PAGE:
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Raid Rx: How to prioritize combat resurrections

Matt Low

Every week, Raid Rx will help you quarterback your healers to victory! Your host is Matt Low, the grand poobah of World of Matticus and a founder of No Stock UI, a WoW blog for all things UI-, macro- and addon-related. Catch his weekly podcast on healing, raiding and leading on the Matticast.

Before I get into anything today, I've been getting a few emails from people all asking various forms of this question: "How can I convince my guild leader that I should get Dragonwrath, Tarecgosa's Rest?"

Look, as much as I love legendary weapons, that's not a healer weapon. It's coming with patch 4.2. Don't even think about making a play for it. Its benefits are maximized for your guild as a whole if it gets awarded to a DPS player. Even then, if you're not sure if there's anyone in the guild who does deserve it, you still have a few months before it can even be completed, anyway, due to all the stuff that's required for construction.

Scott Andrews wrote a brilliant piece for leaders who are deciding who gets Dragonwrath. Even though I joked about it a little bit in the comments, it's not for Smite priests, either.

Dragonwrath is not a healer weapon. Do not give your guild leader a headache by trying to insist it is.

As much as I'd like to spend the entire column copying and pasting the previous statement, I can't. We've got death knights who can bring up dead players now -- and not just in ghoul form. It's time to sort things out: What's the priority order?

When it comes to calling for player resurrections in combat, I tend to rely on druids to do that job. Battle rezzes have been one of their staple spells throughout most of the game. It wasn't until recently that warlocks and death knights were able to do the same (and shaman, to an extent). Other than Rebirth, we now have Soulstone and Raise Ally.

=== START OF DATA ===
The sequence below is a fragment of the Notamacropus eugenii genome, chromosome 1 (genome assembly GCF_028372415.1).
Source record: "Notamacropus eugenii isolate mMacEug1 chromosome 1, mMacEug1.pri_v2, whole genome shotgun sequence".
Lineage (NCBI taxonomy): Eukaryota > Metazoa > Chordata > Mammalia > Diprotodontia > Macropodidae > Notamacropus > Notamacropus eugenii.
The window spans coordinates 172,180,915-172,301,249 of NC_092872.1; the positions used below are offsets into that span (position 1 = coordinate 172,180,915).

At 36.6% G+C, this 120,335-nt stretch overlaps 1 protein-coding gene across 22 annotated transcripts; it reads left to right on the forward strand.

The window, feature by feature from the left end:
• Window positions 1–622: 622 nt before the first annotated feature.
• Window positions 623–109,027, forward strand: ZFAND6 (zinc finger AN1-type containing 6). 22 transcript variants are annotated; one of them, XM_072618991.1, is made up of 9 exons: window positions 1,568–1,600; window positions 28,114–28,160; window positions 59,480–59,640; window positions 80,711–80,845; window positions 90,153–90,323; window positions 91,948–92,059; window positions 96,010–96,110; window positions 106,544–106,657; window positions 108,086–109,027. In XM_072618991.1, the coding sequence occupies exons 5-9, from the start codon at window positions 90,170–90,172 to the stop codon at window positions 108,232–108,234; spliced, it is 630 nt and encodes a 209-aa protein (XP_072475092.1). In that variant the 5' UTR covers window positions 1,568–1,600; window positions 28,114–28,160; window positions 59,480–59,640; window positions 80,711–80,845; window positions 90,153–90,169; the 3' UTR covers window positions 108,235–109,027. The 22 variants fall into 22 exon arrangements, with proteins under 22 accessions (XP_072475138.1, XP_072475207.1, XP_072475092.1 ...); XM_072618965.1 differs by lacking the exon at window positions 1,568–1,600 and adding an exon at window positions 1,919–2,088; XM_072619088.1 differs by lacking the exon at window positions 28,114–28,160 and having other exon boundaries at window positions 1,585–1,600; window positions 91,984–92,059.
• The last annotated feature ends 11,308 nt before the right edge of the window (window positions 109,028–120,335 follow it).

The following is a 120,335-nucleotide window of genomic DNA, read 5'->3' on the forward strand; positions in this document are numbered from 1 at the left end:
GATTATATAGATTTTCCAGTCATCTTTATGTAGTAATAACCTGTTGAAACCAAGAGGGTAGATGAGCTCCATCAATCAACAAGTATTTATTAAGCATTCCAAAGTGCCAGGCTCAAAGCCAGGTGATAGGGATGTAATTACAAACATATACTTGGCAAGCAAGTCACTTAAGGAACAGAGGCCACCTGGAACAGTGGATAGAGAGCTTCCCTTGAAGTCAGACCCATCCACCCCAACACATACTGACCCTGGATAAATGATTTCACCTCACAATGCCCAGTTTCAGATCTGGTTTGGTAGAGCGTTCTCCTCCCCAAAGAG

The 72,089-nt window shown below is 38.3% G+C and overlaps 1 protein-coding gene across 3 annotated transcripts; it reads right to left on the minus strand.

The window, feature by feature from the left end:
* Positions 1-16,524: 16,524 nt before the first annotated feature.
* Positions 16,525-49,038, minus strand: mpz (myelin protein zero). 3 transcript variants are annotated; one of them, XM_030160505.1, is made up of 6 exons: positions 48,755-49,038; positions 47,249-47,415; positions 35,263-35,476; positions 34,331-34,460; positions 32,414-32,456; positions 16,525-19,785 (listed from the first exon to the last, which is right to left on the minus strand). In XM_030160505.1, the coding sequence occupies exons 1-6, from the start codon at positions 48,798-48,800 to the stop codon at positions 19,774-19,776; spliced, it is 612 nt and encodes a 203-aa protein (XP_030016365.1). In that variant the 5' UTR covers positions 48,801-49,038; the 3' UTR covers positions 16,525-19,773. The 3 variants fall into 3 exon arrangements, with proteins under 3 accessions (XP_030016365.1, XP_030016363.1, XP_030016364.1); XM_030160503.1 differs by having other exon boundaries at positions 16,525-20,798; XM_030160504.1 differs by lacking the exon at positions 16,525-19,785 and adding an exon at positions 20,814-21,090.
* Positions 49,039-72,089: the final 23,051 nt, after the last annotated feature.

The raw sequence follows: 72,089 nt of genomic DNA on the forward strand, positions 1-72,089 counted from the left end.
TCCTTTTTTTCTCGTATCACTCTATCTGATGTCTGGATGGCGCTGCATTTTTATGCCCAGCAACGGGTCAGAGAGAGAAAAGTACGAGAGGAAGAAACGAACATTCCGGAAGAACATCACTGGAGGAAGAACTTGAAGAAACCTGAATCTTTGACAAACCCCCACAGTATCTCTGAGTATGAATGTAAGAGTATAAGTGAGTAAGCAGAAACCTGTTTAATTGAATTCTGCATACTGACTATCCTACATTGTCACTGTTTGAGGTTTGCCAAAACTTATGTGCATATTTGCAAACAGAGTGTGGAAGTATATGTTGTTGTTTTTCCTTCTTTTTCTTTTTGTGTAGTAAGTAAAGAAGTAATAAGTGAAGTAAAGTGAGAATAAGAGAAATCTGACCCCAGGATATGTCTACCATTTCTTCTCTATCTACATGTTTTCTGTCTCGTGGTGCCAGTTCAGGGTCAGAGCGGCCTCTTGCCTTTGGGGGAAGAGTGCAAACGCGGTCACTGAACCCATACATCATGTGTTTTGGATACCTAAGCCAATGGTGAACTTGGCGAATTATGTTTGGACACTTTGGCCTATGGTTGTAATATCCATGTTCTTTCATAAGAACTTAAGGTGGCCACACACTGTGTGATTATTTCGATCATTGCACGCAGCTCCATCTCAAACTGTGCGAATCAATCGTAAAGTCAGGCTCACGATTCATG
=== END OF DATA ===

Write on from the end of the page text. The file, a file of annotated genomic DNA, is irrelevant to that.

I don't like planning around deaths. As a priest, I don't get Spirit of Redemption because it means I benefit when I die. But planning for combat resurrections is a shrewd thing to do for any savvy healing team or raid leader.

In the right place

As the main guy who calls for combat resurrections, I need have an idea of where the dead player lies and where my resurrect-capable players are. It doesn't make sense for me to ask a balance druid on one side of the room to hustle all the way to the other side of the room to revive a dead player if there's a death knight a few yards away. Think of the convenience of your entire team. Find a way to handle battle rezzes without disrupting their flow (or at least, while minimizing it).

My guild recently scored a heroic mode kill against the Conclave of Wind. It most certainly was not a breeze. One of the key factors that aided us in our attempts were the combat resurrection spells. Not so useful if players get blown off the the platform -- but with events like tank deaths and healer deaths on platforms, it was great to have them there. Even though I have three druids available to me, I didn't have to stress as much about their positions. With two warlocks and a handful of death knights, I could ensure the platforms had enough options for combat resurrections and not worry about it.